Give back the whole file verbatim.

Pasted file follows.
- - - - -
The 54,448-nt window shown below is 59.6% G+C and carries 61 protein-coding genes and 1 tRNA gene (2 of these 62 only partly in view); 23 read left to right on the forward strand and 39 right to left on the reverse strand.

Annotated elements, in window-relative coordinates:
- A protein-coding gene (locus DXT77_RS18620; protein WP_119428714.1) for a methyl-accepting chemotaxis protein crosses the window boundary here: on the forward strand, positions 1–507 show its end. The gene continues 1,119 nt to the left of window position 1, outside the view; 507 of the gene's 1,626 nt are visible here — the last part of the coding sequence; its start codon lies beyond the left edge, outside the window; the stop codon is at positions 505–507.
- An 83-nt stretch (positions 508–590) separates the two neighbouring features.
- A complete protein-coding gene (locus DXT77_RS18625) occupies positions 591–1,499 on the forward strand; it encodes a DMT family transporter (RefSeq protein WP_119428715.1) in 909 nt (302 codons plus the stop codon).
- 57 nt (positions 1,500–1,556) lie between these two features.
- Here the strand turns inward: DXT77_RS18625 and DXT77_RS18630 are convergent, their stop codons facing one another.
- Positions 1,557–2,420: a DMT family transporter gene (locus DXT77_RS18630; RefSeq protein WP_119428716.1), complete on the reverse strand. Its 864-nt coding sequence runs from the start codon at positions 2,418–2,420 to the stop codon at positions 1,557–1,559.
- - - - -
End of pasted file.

The 54,448-nt window shown below is 59.6% G+C and carries 61 protein-coding genes and 1 tRNA gene (2 of these 62 only partly in view); 23 read left to right on the forward strand and 39 right to left on the reverse strand.

Annotated elements, in window-relative coordinates:
- A protein-coding gene (locus DXT77_RS18620; protein WP_119428714.1) for a methyl-accepting chemotaxis protein crosses the window boundary here: on the forward strand, positions 1–507 show its end. The gene continues 1,119 nt to the left of window position 1, outside the view; 507 of the gene's 1,626 nt are visible here — the last part of the coding sequence; its start codon lies beyond the left edge, outside the window; the stop codon is at positions 505–507.
- An 83-nt stretch (positions 508–590) separates the two neighbouring features.
- A complete protein-coding gene (locus DXT77_RS18625) occupies positions 591–1,499 on the forward strand; it encodes a DMT family transporter (RefSeq protein WP_119428715.1) in 909 nt (302 codons plus the stop codon).
- 57 nt (positions 1,500–1,556) lie between these two features.
- Here the strand turns inward: DXT77_RS18625 and DXT77_RS18630 are convergent, their stop codons facing one another.
- Positions 1,557–2,420: a DMT family transporter gene (locus DXT77_RS18630; RefSeq protein WP_119428716.1), complete on the reverse strand. Its 864-nt coding sequence runs from the start codon at positions 2,418–2,420 to the stop codon at positions 1,557–1,559.